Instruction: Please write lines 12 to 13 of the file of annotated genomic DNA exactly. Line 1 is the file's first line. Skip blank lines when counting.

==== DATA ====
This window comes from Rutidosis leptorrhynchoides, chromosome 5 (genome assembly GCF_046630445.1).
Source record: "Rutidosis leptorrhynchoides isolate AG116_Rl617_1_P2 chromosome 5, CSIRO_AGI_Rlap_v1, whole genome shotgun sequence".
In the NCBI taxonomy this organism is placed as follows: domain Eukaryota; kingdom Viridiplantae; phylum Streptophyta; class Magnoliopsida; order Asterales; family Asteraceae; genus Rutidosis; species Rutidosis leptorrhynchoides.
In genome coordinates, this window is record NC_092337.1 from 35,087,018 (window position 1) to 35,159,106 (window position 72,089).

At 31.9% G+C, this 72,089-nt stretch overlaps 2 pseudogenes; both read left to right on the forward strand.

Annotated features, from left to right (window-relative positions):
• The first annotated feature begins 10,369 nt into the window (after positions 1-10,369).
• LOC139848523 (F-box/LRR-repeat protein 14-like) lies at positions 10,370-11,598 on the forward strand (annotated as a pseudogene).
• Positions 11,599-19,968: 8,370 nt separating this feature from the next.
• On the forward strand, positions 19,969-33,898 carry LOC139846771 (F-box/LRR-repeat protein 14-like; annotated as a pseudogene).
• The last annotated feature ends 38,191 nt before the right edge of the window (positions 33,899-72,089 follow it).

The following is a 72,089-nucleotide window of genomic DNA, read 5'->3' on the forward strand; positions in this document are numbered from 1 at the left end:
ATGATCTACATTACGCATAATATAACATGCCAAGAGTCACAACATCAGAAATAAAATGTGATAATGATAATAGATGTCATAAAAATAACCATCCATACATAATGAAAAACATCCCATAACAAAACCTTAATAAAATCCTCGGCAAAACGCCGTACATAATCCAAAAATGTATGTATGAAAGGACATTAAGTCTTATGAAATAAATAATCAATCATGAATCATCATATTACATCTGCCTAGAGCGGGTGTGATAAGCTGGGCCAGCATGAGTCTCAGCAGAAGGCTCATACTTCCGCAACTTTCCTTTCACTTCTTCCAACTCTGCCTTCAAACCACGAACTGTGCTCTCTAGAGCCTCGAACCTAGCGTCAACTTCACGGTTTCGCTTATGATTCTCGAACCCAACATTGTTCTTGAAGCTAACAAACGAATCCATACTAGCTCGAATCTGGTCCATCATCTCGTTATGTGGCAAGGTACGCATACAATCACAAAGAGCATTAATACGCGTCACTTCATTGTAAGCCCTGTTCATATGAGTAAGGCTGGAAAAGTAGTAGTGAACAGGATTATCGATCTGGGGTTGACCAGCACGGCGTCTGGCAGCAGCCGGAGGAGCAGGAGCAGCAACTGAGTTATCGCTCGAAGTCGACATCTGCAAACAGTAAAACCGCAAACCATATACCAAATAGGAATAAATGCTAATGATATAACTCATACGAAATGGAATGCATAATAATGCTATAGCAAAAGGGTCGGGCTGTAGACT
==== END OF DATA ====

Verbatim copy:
The following is a 72,089-nucleotide window of genomic DNA, read 5'->3' on the forward strand; positions in this document are numbered from 1 at the left end:
ATGATCTACATTACGCATAATATAACATGCCAAGAGTCACAACATCAGAAATAAAATGTGATAATGATAATAGATGTCATAAAAATAACCATCCATACATAATGAAAAACATCCCATAACAAAACCTTAATAAAATCCTCGGCAAAACGCCGTACATAATCCAAAAATGTATGTATGAAAGGACATTAAGTCTTATGAAATAAATAATCAATCATGAATCATCATATTACATCTGCCTAGAGCGGGTGTGATAAGCTGGGCCAGCATGAGTCTCAGCAGAAGGCTCATACTTCCGCAACTTTCCTTTCACTTCTTCCAACTCTGCCTTCAAACCACGAACTGTGCTCTCTAGAGCCTCGAACCTAGCGTCAACTTCACGGTTTCGCTTATGATTCTCGAACCCAACATTGTTCTTGAAGCTAACAAACGAATCCATACTAGCTCGAATCTGGTCCATCATCTCGTTATGTGGCAAGGTACGCATACAATCACAAAGAGCATTAATACGCGTCACTTCATTGTAAGCCCTGTTCATATGAGTAAGGCTGGAAAAGTAGTAGTGAACAGGATTATCGATCTGGGGTTGACCAGCACGGCGTCTGGCAGCAGCCGGAGGAGCAGGAGCAGCAACTGAGTTATCGCTCGAAGTCGACATCTGCAAACAGTAAAACCGCAAACCATATACCAAATAGGAATAAATGCTAATGATATAACTCATACGAAATGGAATGCATAATAATGCTATAGCAAAAGGGTCGGGCTGTAGACT